And we have these separators used to label those others as something different:

Ava Duvernay is not a film director, but a black female film director. Spike Lee is a black director, Katheryn Bigelow is a female director. They make “black movies” or “female movies” as if they are somehow separate (and sometimes below) our overall human experience.

The Police

Throughout the history of mass media in our country, depictions of ethnic groups other than white have been used in a large part as a way to dehumanize and incite fear. And the police have been portrayed as the last bastions of hope and order in a lawless society overripe with “out of control” brown people. I can recall growing up seeing trailer after trailer of movies where the “rogue cop” who didn’t abide by the rules when after the bad guys while taking no prisoners. And while the bad guys weren’t always white, a large portion of them were.

Many will say that we watch films and TV to escape reality, it’s very evident that these escapes often inform what our reality truly is. And this portrayal of media as a type of vigilante superhero, keeping the world safe from the unruly barbarians of poor communities, is part of the problem of how police interact with the citizenry at large.

The relationship with the creation of film and TV is one that is for the large part unnecessary. While many security officers on sets (mostly to protect locations and equipment) are ex-law enforcement. That gives no advantage on the job duties, especially when they are often brought on through private security firms.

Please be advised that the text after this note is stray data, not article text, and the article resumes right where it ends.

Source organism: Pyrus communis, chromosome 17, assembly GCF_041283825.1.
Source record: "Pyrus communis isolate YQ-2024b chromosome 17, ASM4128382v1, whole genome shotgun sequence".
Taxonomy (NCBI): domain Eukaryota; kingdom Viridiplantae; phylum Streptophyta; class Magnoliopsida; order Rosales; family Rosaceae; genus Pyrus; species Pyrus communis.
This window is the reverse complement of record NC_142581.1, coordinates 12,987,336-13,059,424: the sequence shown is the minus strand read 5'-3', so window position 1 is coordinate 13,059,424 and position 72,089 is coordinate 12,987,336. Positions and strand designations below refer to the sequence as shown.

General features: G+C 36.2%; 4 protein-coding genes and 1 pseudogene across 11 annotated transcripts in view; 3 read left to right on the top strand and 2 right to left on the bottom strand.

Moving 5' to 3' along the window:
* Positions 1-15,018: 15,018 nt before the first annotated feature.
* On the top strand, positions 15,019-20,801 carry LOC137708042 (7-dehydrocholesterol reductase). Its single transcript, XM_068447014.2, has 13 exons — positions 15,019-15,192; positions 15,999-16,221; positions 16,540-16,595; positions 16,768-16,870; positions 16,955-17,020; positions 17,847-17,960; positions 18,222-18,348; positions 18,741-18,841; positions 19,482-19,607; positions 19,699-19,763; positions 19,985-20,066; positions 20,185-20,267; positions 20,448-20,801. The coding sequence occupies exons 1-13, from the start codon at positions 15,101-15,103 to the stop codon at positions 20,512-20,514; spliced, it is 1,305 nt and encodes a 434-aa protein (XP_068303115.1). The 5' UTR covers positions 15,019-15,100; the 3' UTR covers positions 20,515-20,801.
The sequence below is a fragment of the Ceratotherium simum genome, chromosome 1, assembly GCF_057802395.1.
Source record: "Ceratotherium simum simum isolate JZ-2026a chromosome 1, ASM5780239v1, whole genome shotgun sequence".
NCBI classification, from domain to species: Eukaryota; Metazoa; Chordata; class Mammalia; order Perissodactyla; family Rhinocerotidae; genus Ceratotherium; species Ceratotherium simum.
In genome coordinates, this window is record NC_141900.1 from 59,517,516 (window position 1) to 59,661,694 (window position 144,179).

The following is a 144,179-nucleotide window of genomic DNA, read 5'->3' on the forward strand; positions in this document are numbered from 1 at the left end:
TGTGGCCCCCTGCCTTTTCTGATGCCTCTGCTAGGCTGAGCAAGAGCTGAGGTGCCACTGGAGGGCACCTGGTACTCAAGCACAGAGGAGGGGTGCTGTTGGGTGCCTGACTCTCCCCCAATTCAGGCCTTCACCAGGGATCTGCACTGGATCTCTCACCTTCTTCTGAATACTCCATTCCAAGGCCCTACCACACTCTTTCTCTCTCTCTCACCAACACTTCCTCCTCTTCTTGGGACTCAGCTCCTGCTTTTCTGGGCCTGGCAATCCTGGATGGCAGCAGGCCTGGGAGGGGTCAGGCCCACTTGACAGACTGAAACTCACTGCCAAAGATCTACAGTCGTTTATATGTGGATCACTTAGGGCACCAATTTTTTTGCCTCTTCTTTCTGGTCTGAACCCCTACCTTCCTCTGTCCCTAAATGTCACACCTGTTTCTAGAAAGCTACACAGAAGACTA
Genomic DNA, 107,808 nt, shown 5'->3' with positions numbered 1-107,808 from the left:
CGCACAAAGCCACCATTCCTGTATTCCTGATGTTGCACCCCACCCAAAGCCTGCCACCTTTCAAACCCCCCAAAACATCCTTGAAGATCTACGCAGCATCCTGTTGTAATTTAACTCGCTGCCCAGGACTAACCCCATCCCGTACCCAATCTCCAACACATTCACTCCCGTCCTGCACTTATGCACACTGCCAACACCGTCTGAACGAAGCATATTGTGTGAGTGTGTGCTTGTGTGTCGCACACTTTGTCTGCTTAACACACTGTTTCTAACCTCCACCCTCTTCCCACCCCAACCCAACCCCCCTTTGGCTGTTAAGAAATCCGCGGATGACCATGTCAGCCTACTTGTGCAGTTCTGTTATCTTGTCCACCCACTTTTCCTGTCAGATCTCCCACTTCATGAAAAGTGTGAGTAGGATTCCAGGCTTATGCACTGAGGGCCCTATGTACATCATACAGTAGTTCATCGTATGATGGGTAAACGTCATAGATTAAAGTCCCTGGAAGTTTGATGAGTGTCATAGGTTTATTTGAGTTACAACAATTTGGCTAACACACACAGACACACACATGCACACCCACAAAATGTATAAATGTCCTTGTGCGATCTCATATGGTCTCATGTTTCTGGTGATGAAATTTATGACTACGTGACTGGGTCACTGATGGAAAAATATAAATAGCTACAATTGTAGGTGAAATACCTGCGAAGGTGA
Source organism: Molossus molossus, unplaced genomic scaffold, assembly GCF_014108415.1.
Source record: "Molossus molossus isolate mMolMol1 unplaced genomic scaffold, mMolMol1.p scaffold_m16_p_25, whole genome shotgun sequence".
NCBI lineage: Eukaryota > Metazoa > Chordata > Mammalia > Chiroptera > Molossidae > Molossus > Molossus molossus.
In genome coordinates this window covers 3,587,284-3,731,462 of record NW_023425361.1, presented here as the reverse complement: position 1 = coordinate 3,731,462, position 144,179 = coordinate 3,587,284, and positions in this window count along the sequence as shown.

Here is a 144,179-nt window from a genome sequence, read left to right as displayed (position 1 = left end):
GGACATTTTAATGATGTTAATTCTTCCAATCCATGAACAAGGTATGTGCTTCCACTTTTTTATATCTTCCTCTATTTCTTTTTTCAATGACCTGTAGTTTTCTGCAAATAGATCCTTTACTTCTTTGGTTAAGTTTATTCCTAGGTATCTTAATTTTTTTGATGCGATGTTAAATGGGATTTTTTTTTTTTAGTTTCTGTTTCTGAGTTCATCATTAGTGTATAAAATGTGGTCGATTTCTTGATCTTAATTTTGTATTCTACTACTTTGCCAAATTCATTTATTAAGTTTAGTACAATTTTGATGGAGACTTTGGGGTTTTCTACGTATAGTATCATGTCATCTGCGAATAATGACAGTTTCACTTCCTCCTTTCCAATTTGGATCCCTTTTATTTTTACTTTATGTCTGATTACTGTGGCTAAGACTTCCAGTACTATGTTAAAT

Having worked on several high-profile effects shoots. I can attest that on-set safety is most often handled through the fire department as the common issues of concern are with either fire or injury. The police are used most often hired to close off streets, some on-location security. Although the use of private security is preferred due to the massive expense to hire police officers as security, as it counts as overtime as a base rate for a minimum of 4 hours.

The primary role that police play in film production (at least in Los Angeles) is the enforcement of permits. Securing the permission of the city to shoot anywhere is at a minimum a $700 cost, and if you don’t have one your production can be fined and/or shut down by a police officer. While some productions take the risk to shoot without them, even those who do are always on lookout at being stopped by police to check their permits. As it usually results in time being lost during the day. Not to mention making the duty of a police officer to ensure that the city or county is collecting money from the creation of entertainment.

A Coming Shift

Even before the pandemic, the movie theater was suffering. Attendance has been declining overall each year with TV and streaming taking an increased share of the way we consume visual stories.

The old gatekeepers have continued to try and keep the movie industry as it’s always been, ignoring the facts that film without diverse casts only perform better in an international market, which now cannot be counted on as a consistent influx of revenue.

While some downplay the call for diversity as a handout. What it really is, is a blueprint for the industry’s survival. Demographics are shifting and there is an increase in choice. No longer do we need the permission of a large studio or network to tell our own stories. So if we don’t like what we see in one place, there are other options that are available or emerging. And I feel fortunate to currently be working for a company that is at the forefront of championing those emerging voices.

If the larger Hollywood film industry wants to survive, then it has to adapt. It has to let the new voices in and make way for new perspectives. Those of us who are a part of it want to see it survive. We fell in love with the industry and we want to see it grow, change and prosper.

Our voices need to be a part of that process. Because the benefit enhances our society at large.